The most efficient pellet stoves on the EPA list, from the Italian Extraflame line, are 87% and 85% efficiency, but do not appear to be on the US market yet.
For consumer tips on how to choose a wood or pellet stove, this website
offers advice on stove selection, installation, rebates in your state and how to know when a stove needs replacing.
One of the loopholes in the new EPA regulations about to close
|The cleanest and most efficient
forced air furnace is the Maine
Energy System Auto Pellet Air.
It delivers 89% efficiency.
One of the big loopholes in the new EPA wood and pellet heater regulations is closing this month.
Small forced air furnaces were required to meet new emission regulations in May 2016, but many very small furnaces declared themselves to be large furnaces, giving them until May 2017 to meet the new standards
As of May 16, 2016, all forced air furnaces, large and small, must emit no more than 0.93 lbs per mmBTU of heat output regardless of whether they are wood or pellet units.
Currently, there are six forced air furnaces that are certified, four of which use wood and two of which use pellets.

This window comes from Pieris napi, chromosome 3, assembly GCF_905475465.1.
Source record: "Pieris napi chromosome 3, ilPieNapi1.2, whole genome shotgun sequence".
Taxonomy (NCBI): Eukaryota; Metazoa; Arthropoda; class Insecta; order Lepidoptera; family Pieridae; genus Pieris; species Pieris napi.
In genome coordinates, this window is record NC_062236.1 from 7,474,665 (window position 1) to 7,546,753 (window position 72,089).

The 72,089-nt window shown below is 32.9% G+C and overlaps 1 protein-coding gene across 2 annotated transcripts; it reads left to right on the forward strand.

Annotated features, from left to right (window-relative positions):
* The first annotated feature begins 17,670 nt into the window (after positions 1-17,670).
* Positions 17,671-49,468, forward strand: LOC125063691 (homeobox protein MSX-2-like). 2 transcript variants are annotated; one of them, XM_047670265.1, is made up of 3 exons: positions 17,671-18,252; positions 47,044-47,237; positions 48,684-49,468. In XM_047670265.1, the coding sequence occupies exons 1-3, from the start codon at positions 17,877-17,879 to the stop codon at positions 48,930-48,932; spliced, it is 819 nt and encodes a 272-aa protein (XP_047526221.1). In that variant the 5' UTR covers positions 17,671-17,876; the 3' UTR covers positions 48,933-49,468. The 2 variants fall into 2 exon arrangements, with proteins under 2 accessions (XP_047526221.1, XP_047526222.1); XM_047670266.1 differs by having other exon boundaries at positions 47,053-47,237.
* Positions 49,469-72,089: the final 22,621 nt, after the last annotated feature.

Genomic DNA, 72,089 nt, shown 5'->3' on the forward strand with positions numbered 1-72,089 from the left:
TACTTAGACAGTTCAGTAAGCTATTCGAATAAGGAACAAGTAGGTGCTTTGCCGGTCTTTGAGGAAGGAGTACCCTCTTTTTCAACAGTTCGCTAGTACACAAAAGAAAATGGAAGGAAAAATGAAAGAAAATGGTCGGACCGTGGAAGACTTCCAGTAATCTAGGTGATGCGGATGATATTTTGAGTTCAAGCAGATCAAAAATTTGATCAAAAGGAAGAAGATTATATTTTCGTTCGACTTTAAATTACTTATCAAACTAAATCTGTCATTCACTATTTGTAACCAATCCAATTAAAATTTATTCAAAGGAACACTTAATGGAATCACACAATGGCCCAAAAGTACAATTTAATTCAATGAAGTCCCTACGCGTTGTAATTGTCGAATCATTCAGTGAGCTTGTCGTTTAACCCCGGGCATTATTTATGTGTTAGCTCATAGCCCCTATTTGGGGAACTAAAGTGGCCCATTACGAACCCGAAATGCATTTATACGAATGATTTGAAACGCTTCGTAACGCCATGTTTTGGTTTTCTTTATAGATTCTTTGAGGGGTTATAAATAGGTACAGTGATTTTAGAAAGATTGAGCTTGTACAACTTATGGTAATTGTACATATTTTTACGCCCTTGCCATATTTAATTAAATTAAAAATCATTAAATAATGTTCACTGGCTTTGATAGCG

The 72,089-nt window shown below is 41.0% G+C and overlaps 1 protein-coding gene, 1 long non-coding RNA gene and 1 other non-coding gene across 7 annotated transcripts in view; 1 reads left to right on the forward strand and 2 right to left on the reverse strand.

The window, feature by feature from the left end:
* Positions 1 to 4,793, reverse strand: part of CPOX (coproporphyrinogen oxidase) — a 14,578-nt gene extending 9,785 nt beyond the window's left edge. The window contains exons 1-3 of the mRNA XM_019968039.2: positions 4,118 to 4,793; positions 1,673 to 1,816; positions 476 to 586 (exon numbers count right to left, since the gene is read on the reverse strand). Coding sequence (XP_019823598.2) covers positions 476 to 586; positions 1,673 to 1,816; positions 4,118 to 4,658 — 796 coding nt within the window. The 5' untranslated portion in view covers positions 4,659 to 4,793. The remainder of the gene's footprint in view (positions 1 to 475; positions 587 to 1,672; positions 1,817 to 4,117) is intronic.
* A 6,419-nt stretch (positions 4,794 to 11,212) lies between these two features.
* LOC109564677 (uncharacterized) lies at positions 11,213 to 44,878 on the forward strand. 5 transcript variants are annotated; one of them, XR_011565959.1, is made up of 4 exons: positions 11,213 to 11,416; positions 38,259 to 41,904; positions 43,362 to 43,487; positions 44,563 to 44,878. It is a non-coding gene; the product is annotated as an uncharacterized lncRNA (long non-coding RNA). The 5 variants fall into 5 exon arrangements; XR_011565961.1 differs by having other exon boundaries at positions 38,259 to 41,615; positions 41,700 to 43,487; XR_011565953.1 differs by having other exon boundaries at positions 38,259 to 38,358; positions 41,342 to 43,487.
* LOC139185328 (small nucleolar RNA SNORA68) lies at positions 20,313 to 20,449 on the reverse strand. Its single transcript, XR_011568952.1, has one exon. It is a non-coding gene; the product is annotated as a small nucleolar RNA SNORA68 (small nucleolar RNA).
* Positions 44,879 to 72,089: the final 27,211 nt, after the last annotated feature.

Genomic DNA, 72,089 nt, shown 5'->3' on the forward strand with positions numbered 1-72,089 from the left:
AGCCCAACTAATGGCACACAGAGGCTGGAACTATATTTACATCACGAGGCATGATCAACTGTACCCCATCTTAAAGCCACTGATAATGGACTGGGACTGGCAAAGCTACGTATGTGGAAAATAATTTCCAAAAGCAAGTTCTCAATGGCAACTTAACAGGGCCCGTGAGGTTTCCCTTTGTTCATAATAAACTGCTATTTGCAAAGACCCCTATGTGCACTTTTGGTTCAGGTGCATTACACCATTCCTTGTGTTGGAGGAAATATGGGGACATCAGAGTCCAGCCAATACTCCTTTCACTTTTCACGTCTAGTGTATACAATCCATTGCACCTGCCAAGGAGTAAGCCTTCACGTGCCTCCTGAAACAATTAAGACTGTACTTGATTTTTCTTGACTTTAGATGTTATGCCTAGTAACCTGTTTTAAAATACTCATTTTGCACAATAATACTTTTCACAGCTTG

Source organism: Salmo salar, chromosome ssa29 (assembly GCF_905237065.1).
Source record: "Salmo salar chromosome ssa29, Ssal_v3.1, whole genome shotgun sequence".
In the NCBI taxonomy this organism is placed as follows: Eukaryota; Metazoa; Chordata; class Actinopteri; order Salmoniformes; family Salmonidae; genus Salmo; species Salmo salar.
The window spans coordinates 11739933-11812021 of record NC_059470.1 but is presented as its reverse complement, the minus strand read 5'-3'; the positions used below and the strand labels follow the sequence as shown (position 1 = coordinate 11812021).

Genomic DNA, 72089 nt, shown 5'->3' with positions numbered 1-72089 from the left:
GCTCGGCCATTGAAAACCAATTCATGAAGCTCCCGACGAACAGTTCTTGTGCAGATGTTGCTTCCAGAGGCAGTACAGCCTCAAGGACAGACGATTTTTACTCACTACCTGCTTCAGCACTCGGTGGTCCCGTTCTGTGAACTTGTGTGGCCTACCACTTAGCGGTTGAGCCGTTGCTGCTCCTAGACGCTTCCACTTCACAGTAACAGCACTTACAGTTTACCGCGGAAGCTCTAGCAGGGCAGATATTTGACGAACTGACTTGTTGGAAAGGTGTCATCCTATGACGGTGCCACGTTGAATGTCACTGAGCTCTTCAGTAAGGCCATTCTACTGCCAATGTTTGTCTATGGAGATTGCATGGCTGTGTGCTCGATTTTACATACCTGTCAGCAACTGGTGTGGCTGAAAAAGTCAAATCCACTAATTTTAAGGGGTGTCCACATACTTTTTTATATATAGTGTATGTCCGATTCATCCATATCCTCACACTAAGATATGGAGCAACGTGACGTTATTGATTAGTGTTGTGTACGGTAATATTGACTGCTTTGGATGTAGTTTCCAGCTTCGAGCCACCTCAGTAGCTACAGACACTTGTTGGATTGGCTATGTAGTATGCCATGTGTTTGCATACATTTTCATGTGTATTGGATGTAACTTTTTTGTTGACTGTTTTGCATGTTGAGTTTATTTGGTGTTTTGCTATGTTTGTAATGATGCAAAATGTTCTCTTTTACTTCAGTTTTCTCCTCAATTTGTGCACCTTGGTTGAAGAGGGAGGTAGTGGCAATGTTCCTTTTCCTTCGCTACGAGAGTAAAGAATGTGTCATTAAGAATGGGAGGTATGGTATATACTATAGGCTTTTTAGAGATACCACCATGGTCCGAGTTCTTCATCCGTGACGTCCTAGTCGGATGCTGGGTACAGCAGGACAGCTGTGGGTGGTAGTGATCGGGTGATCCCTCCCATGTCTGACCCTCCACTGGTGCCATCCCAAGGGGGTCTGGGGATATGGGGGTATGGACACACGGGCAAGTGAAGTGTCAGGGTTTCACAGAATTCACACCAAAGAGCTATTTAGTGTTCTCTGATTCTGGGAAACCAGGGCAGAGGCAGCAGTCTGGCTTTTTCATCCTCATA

The average emissions rate ranges between 0.06 to 0.84 lbs, with the average at 0.411 lbs, less than half the current standard.
However, as of 2020, this class of heaters must meet a far stricter standard of 0.15 lbs/mmBTU.
(This is the subject of litigation by the HPBA.)
Only one of the current six models, the Maine Energy System Auto Pellet Air
emits less than 0.15 lbs, but it has to be retested using a different test method to comply with the 2020 standards.
Of the six currently on the market, there is a huge efficiency range, from 48% to 89%. Both ends of the spectrum are listed as pellet heaters. At the top end is the Maine Energy System’s Auto Pellet Air, which was developed by OkoFEN
, a leading pellet boiler company in Austria. At the bottom end is US Stove’s 8500 multi-fuel furnace